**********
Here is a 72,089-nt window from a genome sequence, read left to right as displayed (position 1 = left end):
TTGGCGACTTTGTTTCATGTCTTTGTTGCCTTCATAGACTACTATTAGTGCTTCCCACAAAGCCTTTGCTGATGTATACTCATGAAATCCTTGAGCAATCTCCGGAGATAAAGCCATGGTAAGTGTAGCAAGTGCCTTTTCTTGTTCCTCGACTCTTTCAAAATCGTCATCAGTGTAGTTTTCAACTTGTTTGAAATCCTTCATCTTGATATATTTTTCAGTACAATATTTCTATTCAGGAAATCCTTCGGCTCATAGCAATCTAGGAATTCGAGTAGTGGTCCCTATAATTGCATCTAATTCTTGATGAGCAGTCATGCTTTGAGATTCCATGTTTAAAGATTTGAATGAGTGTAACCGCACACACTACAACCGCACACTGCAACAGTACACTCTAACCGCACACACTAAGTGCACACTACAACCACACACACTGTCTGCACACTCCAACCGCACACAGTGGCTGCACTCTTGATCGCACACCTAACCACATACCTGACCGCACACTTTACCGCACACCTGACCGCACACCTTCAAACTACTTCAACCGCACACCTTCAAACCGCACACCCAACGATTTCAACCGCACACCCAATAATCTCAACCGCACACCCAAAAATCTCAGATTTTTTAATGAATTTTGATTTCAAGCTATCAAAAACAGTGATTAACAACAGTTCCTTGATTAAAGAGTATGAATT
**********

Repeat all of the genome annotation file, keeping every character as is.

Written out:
Here is a 72,089-nt window from a genome sequence, read left to right as displayed (position 1 = left end):
TTGGCGACTTTGTTTCATGTCTTTGTTGCCTTCATAGACTACTATTAGTGCTTCCCACAAAGCCTTTGCTGATGTATACTCATGAAATCCTTGAGCAATCTCCGGAGATAAAGCCATGGTAAGTGTAGCAAGTGCCTTTTCTTGTTCCTCGACTCTTTCAAAATCGTCATCAGTGTAGTTTTCAACTTGTTTGAAATCCTTCATCTTGATATATTTTTCAGTACAATATTTCTATTCAGGAAATCCTTCGGCTCATAGCAATCTAGGAATTCGAGTAGTGGTCCCTATAATTGCATCTAATTCTTGATGAGCAGTCATGCTTTGAGATTCCATGTTTAAAGATTTGAATGAGTGTAACCGCACACACTACAACCGCACACTGCAACAGTACACTCTAACCGCACACACTAAGTGCACACTACAACCACACACACTGTCTGCACACTCCAACCGCACACAGTGGCTGCACTCTTGATCGCACACCTAACCACATACCTGACCGCACACTTTACCGCACACCTGACCGCACACCTTCAAACTACTTCAACCGCACACCTTCAAACCGCACACCCAACGATTTCAACCGCACACCCAATAATCTCAACCGCACACCCAAAAATCTCAGATTTTTTAATGAATTTTGATTTCAAGCTATCAAAAACAGTGATTAACAACAGTTCCTTGATTAAAGAGTATGAATT